Judge assails ‘haywire’ situation at youth jail.
Friday, June 01, 2007
by Rob Olmstead
A federal judge said Thursday “something is haywire” at the Cook County Juvenile Temporary Detention Center and he wants the county to explain in writing why it shouldn’t give up control of the facility.
U.S. District Court Judge John A. Nordberg made his comments after hearing arguments by lawyers for advocates of the juveniles at the center. They asked the court to take administration of the center away from the county temporarily before someone gets killed due to what they called the county’s incompetence.
The county’s attorney, Patrick Blanchard responded that those claims are “inaccurate” and “sensationalistic.”
Nordberg didn’t immediately rule for the advocates, and he asked pointed questions of both sides. But he seemed to indicate he believed statements made by the children’s lawyers, many of which went undisputed by the county.
In particular, Nordberg interrupted Blanchard as he began to state what has become the county’s mantra for the past eight years since American Civil Liberties lawyers first took up the case on behalf of inmates of the center: things are getting better.
Nordberg wanted to know what Blanchard had to say about a very specific charge ACLU lawyer Harvey Grossman leveled.
“We saw a kid on April 25th who could have killed himself … and it would have been the county’s fault,” said Grossman.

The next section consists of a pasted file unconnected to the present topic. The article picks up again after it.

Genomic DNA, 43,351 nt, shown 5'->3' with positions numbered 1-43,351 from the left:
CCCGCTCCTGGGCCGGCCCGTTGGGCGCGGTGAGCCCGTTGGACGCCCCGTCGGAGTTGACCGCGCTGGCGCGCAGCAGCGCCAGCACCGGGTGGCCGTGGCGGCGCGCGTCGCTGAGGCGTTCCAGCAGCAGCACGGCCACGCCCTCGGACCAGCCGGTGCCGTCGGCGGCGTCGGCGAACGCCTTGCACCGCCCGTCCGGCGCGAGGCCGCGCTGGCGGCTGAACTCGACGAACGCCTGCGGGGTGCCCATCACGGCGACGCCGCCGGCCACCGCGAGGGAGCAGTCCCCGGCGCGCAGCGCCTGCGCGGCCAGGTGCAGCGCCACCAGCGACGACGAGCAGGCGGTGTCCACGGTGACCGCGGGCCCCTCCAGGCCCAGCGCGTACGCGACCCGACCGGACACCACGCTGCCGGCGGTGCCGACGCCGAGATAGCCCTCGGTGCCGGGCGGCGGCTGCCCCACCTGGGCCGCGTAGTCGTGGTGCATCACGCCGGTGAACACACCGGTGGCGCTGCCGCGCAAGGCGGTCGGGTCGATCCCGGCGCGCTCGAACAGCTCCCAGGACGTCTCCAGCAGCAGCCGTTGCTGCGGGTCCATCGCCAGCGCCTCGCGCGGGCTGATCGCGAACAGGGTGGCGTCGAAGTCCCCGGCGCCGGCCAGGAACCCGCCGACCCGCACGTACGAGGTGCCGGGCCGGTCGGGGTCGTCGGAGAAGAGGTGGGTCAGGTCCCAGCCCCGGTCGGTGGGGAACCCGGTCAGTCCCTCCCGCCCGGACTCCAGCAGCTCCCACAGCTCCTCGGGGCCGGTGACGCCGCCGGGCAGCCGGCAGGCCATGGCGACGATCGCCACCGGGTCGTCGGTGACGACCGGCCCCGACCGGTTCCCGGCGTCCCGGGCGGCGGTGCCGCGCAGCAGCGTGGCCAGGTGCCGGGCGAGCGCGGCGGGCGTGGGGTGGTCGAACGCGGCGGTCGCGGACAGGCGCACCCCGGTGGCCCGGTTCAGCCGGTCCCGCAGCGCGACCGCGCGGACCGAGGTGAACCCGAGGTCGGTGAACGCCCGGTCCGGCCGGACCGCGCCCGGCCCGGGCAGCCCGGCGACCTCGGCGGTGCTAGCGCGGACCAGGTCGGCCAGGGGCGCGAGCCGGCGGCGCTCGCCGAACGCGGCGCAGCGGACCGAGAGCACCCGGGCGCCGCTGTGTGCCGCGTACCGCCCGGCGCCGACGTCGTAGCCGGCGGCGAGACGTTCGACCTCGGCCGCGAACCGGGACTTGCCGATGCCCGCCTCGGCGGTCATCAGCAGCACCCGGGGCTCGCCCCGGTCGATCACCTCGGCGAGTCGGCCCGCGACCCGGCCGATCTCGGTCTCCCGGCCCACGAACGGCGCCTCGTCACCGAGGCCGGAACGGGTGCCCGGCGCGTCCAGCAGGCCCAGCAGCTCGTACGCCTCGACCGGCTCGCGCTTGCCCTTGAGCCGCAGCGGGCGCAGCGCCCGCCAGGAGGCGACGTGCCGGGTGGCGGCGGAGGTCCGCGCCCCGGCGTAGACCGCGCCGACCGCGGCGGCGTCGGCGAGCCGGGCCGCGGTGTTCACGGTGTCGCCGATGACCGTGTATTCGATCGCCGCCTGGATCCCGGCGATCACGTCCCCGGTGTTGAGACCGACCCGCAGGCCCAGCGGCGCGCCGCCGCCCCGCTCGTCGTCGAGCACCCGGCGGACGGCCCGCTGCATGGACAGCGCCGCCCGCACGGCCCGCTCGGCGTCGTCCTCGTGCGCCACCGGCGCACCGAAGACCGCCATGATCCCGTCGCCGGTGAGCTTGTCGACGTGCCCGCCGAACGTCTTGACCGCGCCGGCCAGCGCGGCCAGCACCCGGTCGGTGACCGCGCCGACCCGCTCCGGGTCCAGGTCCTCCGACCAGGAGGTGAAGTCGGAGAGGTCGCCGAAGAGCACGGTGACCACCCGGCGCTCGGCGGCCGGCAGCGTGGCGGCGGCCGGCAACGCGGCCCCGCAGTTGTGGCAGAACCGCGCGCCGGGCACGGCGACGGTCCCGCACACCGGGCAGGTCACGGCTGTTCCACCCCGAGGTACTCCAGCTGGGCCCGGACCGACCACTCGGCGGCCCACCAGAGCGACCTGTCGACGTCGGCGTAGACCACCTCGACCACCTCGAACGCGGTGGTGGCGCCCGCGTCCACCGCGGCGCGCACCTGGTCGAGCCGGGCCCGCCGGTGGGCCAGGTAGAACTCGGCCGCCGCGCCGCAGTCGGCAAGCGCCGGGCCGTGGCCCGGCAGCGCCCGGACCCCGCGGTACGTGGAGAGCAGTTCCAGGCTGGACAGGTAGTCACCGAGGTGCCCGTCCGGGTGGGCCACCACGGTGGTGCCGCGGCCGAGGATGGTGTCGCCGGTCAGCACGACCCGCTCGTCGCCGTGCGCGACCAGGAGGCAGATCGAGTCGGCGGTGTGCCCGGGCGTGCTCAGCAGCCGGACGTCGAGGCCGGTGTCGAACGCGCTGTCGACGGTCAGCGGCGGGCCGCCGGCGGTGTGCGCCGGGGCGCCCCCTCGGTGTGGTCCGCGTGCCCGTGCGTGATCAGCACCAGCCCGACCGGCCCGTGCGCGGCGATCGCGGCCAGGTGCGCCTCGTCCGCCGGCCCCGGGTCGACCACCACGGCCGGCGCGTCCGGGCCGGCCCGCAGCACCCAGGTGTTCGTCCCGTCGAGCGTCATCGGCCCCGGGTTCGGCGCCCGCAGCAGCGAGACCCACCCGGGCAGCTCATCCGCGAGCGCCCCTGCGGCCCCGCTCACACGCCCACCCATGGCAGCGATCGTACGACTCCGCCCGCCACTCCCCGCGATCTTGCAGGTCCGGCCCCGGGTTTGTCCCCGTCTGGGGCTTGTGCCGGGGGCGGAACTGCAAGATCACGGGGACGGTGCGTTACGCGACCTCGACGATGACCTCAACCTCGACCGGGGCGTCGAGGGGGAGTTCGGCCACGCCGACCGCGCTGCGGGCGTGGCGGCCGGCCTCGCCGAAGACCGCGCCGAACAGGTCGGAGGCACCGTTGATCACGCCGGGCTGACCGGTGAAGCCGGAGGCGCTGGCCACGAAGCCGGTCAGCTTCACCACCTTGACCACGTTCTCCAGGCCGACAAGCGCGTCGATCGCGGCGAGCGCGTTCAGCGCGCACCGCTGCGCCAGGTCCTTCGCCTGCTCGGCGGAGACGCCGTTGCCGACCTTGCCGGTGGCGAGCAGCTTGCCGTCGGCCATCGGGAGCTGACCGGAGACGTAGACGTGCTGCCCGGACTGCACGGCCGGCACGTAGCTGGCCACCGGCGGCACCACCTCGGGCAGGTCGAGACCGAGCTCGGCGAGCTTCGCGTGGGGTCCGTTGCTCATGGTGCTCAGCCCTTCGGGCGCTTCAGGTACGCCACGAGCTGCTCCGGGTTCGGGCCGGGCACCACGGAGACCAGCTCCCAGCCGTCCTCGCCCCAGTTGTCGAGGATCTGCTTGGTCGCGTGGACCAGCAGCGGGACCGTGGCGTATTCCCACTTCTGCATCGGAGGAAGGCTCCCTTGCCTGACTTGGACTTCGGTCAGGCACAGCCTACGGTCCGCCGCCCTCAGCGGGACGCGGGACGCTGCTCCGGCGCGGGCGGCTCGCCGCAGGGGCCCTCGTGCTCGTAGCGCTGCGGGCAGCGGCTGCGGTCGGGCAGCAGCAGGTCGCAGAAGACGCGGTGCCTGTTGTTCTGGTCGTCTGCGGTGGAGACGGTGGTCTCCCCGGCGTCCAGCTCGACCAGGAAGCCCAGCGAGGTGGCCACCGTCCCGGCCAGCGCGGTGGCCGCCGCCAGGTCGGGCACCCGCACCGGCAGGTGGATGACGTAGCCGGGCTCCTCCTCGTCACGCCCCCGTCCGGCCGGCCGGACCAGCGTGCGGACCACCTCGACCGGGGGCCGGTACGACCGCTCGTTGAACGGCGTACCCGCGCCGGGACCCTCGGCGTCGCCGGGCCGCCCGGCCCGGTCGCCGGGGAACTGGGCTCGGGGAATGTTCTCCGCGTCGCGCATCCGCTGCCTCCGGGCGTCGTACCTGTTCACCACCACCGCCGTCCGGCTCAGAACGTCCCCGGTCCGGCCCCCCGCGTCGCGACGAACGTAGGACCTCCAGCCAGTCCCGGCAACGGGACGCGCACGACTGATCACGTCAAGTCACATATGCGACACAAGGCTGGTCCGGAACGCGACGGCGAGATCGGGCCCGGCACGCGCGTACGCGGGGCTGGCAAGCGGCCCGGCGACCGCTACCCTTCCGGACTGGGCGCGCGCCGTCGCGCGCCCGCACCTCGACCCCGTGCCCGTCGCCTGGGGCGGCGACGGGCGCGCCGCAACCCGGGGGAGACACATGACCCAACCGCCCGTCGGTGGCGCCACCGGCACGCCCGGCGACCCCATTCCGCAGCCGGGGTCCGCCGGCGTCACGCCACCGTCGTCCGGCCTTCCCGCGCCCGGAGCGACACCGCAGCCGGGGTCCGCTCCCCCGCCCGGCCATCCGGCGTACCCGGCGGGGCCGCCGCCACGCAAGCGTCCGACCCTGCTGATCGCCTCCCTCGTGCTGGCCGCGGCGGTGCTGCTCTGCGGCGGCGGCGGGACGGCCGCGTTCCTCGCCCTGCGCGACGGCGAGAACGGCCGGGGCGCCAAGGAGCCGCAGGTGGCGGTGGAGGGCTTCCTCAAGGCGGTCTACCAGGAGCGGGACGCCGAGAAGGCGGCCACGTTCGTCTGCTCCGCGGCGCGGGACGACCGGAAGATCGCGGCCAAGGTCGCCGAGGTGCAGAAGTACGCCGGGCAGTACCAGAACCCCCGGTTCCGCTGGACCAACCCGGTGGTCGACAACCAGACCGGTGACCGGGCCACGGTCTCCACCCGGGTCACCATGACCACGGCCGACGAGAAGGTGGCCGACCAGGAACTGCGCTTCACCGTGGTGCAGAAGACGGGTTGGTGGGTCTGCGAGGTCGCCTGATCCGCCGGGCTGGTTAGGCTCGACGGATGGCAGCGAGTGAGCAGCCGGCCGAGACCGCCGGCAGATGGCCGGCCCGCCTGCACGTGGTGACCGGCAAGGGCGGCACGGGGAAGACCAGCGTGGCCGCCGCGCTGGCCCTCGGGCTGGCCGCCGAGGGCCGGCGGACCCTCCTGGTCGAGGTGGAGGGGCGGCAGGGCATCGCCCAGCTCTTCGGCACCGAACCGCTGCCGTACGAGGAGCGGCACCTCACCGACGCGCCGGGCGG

Grossman told Nordberg he and others went to the center on an inspection and the youth. Grossman had been admitted weeks prior under the clear indication that he had mental problems and was to take psychotropic medications, but hadn’t ever received any medication.
“The ability to provide medication for … prisoners, seems to me, doesn’t require a huge budget, doesn’t require a very complicated setup,” Nordberg told Blanchard. “You could see that that could be a very serious risk to the youth … I don’t see an indication that that’s been solved.”
Blanchard responded by saying that Grossman and others support the county’s recent hiring of an outside staff of mental health experts, but Nordberg cut him short.
“I’m just talking about this one specific situation,” Nordberg said. “The indication is that the staff doesn’t make a note of it (mental health problems or medication needs.) … Something is haywire and the life of that individual is at risk.”
Blanchard finally pleaded ignorance to the specifics of the incident, and pledged to look into it.
Nordberg ordered the county to file a written response to the allegations by June 15 and to attend a hearing by June 21 where, he indicated, he will most likely set a date for the evidentiary hearings the ACLU has requested.
The ACLU lawyers and pro bono lawyers from Kirkland and Ellis represent Thomas Geraghty, who was appointed “next friend” of the children in 1999 after a class-action suit by residents there. At that time, the county signed a settlement agreeing to changes, but lawyers came back again last year, alleging the county wasn’t living up to its promises.
Staff members were still beating and abusing children and not providing them with proper care or clothing, they said. Again, last year, the county signed another agreement pledging to change things. Geraghty maintains the county has run out of chances and an outside expert, with authority to fire bad staff members, must be brought in.